MCT is also working on plans for a Welsh project. With funding from the Welsh Assembly Government, it is to examine and identify locations around the Welsh coastline where its tidal stream technology could be suitable- with a 10MW tidal farm project being the aim for ‘at least one’ of the sites. Supported by the Welsh Development Agency’s Energy Office, MCT will lead the 18 month project and will work with the Cardiff office of PMSS Ltd, studying the marine environment and tidal flows around the Welsh coast, local navigation, connections to the electricity network and engineering and financing issues.

MCT’s Martin Wright said: ‘Given our work in the Bristol Channel and in Northern Ireland over the past five years, I am confident that tidal stream energy will contribute to Wales’s sustainable energy targets within the next three years.

With luck then, if the Devon and Welsh projects get the go ahead, we could have 20MW or more of tidal power.

Alderney too...

Alderney Renewable Energy has won the first contract to develop tidal power for Alderney, with a five-year deal providing exclusive rights to carry out research and develop technology. A trial version of tidal generators could be commissioned within five years after environmental impact assessments have been done. Research by a local panel two years ago, suggested that the island could source all of its power from local tides. Source: ReFocus Weekly

20%of power from Wave and tidal

Marine energy could ultimately provide up to 20% of the UK’s current electricity needs and become cost competitive with conventional and other renewable types of energy generation- given the right level of investment now, according to a new report by the Carbon Trust into the future costs and growth potential of the UK wave and tidal stream energy.

The report says that that they could meet 3% of the UK’s total electricity supply by 2020. The study is based on the Carbon Trust’s Marine Energy Challenge, a £3m, 18-month programme designed to improve understanding of wave and tidal stream energy by helping developers advance their technologies. The Trust recognises that marine energy currently costs more than conventional and other alternative energy sources as the generation technologies are at early stages of development, but says that the cost of marine renewables should fall significantly if they are given proper support.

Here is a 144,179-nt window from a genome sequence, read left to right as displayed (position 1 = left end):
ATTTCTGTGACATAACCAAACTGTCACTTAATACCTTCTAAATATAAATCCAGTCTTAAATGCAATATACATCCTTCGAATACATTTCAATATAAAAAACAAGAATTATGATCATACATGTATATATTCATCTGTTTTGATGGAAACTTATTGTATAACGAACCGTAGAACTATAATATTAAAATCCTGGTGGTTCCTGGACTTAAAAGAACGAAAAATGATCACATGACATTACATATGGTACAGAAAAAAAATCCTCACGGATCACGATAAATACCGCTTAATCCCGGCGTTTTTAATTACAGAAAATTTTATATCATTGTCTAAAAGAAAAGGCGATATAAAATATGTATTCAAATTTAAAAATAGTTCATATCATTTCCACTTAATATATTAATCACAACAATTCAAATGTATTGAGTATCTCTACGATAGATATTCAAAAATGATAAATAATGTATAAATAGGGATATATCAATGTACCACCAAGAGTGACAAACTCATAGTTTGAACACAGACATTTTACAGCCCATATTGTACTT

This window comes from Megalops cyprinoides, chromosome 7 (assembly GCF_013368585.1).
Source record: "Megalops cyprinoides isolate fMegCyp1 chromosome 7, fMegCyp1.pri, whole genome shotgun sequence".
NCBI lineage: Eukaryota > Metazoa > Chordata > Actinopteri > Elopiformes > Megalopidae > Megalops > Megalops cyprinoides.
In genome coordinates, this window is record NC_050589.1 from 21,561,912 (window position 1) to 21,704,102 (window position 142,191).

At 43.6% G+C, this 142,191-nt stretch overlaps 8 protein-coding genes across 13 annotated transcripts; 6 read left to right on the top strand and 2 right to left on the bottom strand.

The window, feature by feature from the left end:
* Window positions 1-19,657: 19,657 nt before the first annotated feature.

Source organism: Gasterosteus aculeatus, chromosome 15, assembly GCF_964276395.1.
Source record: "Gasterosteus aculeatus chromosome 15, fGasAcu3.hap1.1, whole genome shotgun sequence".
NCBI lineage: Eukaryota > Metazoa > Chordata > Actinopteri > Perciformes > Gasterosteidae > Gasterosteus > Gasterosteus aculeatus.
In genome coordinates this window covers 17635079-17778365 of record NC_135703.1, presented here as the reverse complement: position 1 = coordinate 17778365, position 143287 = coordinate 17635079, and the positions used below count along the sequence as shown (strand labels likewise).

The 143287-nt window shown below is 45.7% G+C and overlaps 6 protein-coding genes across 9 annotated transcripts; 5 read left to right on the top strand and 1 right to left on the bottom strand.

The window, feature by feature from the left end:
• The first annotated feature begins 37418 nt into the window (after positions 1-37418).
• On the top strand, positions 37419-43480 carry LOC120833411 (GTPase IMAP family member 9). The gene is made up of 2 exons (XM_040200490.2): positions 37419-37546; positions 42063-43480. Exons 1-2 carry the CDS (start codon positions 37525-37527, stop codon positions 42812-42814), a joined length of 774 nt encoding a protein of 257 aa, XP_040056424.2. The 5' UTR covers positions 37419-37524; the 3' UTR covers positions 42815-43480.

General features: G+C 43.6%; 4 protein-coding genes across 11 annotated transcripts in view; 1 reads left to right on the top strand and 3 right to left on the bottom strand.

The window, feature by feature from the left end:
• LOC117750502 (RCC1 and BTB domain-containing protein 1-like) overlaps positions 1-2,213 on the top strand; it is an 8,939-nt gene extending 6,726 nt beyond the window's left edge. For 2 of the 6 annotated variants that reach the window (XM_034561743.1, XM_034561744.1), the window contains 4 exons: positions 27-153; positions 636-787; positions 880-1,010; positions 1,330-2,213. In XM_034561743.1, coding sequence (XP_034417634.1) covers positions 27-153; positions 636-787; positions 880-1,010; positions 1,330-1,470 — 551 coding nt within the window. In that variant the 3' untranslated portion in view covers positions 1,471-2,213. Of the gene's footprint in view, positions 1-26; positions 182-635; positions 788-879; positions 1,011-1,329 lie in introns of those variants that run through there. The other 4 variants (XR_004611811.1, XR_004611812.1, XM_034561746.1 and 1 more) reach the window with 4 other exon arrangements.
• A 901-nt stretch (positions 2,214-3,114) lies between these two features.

John Callaghan, Programme Engineer at the Carbon Trust, said: ‘The UK leads the world in marine renewables technology development. Given our superb natural resources and long-standing experience in offshore oil and gas, ship-building and power generation, the UK is in prime position to accelerate commercial progress in the marine energy sector and secure economic value by selling marine energy devices, developing wave and tidal stream farms and creating new revenues from electricity generation. Our report indicates that wave and tidal stream resources could ultimately supply up to a fifth of UK energy needs. Given the sector’s potential as a low carbon and indigenous energy source, growing the marine renewables market is an exciting prospect as part of the UK’s fight against climate change. However, public support and private investment is needed now to step up the pace of marine renewables development in the UK and ensure it meets its potential.’